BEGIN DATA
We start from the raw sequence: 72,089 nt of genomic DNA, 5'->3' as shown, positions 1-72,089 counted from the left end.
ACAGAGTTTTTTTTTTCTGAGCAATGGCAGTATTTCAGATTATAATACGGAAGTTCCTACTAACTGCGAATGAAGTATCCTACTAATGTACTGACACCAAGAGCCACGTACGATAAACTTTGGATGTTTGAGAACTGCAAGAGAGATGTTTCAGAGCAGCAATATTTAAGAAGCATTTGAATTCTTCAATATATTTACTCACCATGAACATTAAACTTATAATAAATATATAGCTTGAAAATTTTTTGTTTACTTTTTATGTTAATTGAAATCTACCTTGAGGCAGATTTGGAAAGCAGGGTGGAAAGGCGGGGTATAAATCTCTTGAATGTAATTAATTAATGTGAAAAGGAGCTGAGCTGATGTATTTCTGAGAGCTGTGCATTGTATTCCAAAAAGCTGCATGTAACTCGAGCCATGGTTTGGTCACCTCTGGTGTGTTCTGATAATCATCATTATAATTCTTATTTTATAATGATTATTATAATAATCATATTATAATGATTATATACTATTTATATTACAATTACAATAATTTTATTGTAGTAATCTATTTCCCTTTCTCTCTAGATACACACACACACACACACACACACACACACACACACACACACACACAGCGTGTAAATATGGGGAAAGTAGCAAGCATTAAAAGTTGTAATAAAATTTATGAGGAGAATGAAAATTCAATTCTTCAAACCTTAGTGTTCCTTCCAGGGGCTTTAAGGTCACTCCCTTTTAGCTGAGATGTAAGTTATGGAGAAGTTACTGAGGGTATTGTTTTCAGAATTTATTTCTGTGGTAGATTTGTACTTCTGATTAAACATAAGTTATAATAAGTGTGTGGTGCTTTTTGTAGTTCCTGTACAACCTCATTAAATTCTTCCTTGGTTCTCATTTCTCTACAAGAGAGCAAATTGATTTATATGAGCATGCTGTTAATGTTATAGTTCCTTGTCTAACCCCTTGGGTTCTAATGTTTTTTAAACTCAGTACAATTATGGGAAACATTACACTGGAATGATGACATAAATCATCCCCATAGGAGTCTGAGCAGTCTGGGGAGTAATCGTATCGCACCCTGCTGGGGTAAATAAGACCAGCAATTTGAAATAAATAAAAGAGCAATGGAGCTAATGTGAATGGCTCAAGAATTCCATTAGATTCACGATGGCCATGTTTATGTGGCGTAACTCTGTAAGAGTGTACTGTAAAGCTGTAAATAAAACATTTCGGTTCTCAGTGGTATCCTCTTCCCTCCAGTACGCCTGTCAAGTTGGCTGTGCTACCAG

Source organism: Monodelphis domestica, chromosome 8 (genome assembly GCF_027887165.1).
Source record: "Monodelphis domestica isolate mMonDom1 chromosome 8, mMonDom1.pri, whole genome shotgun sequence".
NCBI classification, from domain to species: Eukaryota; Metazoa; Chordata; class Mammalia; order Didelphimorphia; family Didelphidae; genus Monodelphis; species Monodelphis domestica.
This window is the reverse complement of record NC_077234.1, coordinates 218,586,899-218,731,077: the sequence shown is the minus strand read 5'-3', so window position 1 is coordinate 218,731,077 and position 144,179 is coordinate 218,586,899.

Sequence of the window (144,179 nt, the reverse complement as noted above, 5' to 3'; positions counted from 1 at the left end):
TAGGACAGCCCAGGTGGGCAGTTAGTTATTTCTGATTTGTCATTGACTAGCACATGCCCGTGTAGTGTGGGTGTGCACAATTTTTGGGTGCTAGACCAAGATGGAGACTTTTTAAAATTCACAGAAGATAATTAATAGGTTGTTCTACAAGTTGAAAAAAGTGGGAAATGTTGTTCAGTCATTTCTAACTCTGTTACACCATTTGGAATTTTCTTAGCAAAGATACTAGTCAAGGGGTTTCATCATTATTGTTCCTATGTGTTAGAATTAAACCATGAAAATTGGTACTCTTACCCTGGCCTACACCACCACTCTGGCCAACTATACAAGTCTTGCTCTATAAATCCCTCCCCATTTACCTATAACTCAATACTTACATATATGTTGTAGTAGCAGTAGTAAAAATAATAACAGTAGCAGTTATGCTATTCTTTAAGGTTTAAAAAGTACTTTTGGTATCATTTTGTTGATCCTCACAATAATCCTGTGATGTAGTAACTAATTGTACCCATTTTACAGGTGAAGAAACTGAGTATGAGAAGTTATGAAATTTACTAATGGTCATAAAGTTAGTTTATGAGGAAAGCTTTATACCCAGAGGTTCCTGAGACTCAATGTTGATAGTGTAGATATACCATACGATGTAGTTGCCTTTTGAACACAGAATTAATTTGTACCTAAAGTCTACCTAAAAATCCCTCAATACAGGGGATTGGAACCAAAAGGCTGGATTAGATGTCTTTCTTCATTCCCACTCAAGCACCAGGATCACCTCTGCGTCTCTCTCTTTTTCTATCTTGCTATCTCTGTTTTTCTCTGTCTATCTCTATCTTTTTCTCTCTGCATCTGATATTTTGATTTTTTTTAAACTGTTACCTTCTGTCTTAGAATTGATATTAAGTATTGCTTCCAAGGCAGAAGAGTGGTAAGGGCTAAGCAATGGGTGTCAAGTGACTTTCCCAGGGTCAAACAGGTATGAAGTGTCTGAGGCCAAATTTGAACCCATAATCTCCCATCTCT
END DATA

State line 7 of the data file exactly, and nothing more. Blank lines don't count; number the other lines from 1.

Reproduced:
Sequence of the window (144,179 nt, the reverse complement as noted above, 5' to 3'; positions counted from 1 at the left end):